Cultural Identity

I recently heard an interview with an author who was writing about cross-cultural identity. She had moved to the States from Africa in 2000. “You don’t have to cross an ocean to get a cross-cultural experience,” I thought.

Having just moved two states west (from Pennsylvania to Michigan), I am learning about cultural differences every day. Some of the differences between the two states are minor: there, soft drinks are called “soda” and here, “pop.” But other differences touch deeper issues of cultural identity.

One of the biggest differences is the basic Midwestern approach to life. Life seems to move at a slower pace here, and people tend to make more time for one another—whether it is family, a neighbor, a bank teller, sales clerk or even a bureaucrat.

In visits to the bank, I have heard about tellers’ children and vacations. Sales clerks go out of their way to be helpful. When people learn I recently moved here, I get a genuine “welcome to Michigan” and then often some questions about Pennsylvania. I have had to adjust to the fact that business transactions here are also social transactions.

Even when I went to get my driver’s license, the clerk welcomed me and asked how I was settling in. She made the connection that she had once worked with one of my sisters. As I stood at that counter, I realized I had been braced to be treated rudely, and I was greeted with kindness.

Here, people “chat,” and that is even how they say it: “I just stopped by for a chat.” On the first day in my new house, a neighbor came by to welcome me; and within my first two weeks here, I have already met six of my neighbors. People are downright friendly.

Food is an important piece of cultural identity, and in my first three months here, I have eaten more Middle Eastern food than I had in 28 years in PA. Polish restaurants are also popular, which suits me just fine. I work near Mexicantown, and there is also a Greektown section in downtown Detroit. Coney Island restaurants are to Detroit what cheesesteaks are to Philadelphia and people have preferences (National versus American).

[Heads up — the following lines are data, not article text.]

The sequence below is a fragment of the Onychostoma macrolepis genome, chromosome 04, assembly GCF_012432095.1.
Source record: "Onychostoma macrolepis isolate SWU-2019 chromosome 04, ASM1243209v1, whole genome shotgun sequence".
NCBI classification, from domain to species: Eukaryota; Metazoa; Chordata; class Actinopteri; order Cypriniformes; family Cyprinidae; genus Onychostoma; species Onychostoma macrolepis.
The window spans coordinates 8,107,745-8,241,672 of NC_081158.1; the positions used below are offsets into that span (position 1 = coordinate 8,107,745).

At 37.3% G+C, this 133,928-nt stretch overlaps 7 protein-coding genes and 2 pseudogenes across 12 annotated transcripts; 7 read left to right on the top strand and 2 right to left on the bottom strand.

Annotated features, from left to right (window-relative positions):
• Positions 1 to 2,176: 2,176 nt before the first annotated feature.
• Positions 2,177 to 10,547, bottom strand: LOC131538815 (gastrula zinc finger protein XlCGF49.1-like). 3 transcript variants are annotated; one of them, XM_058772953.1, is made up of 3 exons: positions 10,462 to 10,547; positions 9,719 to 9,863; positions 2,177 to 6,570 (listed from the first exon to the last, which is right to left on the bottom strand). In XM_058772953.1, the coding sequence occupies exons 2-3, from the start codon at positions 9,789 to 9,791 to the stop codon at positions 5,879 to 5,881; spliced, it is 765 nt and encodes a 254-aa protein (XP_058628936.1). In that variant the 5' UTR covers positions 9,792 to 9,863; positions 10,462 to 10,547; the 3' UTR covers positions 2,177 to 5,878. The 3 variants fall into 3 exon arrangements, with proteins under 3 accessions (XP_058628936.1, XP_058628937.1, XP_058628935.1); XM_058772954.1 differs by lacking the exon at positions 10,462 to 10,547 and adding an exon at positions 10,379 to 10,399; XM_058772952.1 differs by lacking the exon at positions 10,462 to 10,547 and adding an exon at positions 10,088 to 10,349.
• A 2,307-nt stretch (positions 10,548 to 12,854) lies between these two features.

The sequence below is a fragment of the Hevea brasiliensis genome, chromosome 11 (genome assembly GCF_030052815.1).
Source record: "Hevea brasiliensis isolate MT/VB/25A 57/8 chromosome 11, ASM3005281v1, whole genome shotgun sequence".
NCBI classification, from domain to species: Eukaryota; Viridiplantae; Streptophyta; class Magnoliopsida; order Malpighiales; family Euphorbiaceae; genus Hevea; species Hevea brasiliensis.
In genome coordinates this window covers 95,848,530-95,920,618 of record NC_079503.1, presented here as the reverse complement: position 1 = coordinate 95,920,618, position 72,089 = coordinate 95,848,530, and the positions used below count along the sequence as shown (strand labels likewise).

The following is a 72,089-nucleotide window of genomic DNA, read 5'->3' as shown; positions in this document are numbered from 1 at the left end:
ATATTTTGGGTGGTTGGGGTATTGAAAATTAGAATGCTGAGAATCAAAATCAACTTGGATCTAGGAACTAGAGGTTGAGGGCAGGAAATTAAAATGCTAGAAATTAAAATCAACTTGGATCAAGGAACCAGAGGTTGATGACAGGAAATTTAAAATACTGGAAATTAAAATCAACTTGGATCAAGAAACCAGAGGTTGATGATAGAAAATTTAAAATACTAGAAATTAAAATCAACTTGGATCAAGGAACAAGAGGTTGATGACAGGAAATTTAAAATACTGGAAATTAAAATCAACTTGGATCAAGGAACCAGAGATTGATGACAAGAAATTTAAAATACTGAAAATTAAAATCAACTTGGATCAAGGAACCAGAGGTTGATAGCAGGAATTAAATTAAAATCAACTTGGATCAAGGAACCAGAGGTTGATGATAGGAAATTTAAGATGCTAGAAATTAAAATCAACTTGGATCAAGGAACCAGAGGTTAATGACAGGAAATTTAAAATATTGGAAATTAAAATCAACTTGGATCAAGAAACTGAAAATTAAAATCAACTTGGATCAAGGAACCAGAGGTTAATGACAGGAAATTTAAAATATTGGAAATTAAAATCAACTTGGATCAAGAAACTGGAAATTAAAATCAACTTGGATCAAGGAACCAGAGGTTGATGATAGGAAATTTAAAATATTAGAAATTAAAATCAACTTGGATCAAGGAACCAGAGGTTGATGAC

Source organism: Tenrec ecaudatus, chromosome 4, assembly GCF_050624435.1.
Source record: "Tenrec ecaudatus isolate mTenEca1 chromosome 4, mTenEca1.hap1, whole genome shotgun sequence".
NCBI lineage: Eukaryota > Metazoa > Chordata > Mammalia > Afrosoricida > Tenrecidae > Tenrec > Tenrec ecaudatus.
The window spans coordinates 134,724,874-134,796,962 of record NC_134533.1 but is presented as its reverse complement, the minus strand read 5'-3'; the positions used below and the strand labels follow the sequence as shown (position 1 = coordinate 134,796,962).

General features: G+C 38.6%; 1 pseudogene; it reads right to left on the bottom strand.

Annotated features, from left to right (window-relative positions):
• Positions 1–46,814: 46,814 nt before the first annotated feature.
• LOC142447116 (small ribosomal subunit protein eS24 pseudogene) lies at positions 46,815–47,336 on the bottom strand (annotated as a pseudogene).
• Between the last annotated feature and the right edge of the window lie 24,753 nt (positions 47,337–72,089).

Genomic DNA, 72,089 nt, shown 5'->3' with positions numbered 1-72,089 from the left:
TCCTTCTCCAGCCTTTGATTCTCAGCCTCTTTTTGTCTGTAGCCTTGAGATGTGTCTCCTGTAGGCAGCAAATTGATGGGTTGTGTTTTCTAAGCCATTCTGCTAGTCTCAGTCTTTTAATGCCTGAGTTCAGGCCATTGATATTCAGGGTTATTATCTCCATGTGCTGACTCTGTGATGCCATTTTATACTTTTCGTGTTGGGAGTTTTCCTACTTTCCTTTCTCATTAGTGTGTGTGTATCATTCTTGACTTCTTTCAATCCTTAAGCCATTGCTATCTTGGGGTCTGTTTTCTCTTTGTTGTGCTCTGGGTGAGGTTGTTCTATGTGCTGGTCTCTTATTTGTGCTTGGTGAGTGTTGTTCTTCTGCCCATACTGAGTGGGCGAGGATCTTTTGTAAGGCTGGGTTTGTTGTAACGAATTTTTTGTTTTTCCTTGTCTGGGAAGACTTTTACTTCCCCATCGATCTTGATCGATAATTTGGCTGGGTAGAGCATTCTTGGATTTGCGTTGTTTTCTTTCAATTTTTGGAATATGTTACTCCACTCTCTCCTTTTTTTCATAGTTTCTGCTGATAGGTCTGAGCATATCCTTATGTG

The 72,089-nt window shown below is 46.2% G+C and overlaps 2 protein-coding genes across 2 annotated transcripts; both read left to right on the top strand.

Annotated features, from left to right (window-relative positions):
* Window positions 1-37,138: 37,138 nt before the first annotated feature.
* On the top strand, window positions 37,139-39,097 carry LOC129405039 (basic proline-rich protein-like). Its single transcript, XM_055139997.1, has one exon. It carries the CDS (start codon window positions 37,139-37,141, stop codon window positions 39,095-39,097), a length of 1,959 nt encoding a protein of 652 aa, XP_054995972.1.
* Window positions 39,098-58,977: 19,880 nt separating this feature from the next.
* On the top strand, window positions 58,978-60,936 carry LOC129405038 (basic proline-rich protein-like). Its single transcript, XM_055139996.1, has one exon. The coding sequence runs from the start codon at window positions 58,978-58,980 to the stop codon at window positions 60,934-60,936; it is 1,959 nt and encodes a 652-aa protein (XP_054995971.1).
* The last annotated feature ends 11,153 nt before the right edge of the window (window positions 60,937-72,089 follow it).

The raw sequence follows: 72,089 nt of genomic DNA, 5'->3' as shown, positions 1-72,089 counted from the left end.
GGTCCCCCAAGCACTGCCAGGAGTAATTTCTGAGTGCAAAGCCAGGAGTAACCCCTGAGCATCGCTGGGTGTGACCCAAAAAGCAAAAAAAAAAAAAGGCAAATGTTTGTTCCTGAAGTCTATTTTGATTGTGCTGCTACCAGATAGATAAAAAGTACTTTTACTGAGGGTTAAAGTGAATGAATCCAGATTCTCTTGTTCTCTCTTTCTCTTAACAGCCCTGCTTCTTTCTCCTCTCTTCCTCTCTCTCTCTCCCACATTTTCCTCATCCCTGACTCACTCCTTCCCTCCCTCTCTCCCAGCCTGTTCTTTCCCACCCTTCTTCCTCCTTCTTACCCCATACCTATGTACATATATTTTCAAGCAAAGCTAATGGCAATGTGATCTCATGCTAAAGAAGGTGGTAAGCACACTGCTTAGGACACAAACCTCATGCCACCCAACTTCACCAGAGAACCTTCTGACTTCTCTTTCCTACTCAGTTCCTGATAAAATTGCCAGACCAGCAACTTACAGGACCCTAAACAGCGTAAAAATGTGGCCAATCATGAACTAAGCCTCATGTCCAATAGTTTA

Other aspects of cultural identity—clothing, music, religion, etc.—are all just a bit different here from eastern Pennsylvania. I find myself noting the differences and thinking of how my identity will change as I adapt to living in the Midwest.

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6 thoughts on “Cultural Identity

  1. Anne Marie Lom

    How very true. We are shaped and formed by our circumstances. Allowing God to transform us and allowing ourselves the abundance that flows from transition is a daily spiritual practice. I’m in the midst of transition as well. Grace abounds.

    Reply
  2. Elizabeth Mosier

    Fascinating! We were just in Ohio visiting colleges, and found the same thing. Your observation that “business transactions are social transactions” points to the difference between cultures, but also to a universal truth. Maybe in Philly, we just try to pretend that they aren’t! Thanks for this wise post, Madeline!

    Reply
    1. Madeline Bialecki

      i think in Philly talking about the weather counts as “social transaction”–it is safer than talking about our families or anything more personal. Here, the weather is just the weather, and no one seems to find it interesting enough to discuss (even when the dark clouds hover overhead or torrential rains fall). Yet one more cultural difference.

      Reply
  3. Marie Morrissey

    Madeline,

    I’m really happy for you that the cultural identity in Michigan has been so welcoming to you.  Hopefully, that is making your transition a little easier.

    Even though your identity may change, I can’t imagine it changing the real person you are.  May each day bring you God’s gifts and the gift of giving His love to others.

    Marie

    ________________________________

    Reply
  4. Madeline Bialecki

    I had someone stop in the other day, and after about an hour’s visit, I realized I had not offered her anything to drink or eat–not very midwestern of me, I am afraid. It is a slow process.

    Reply

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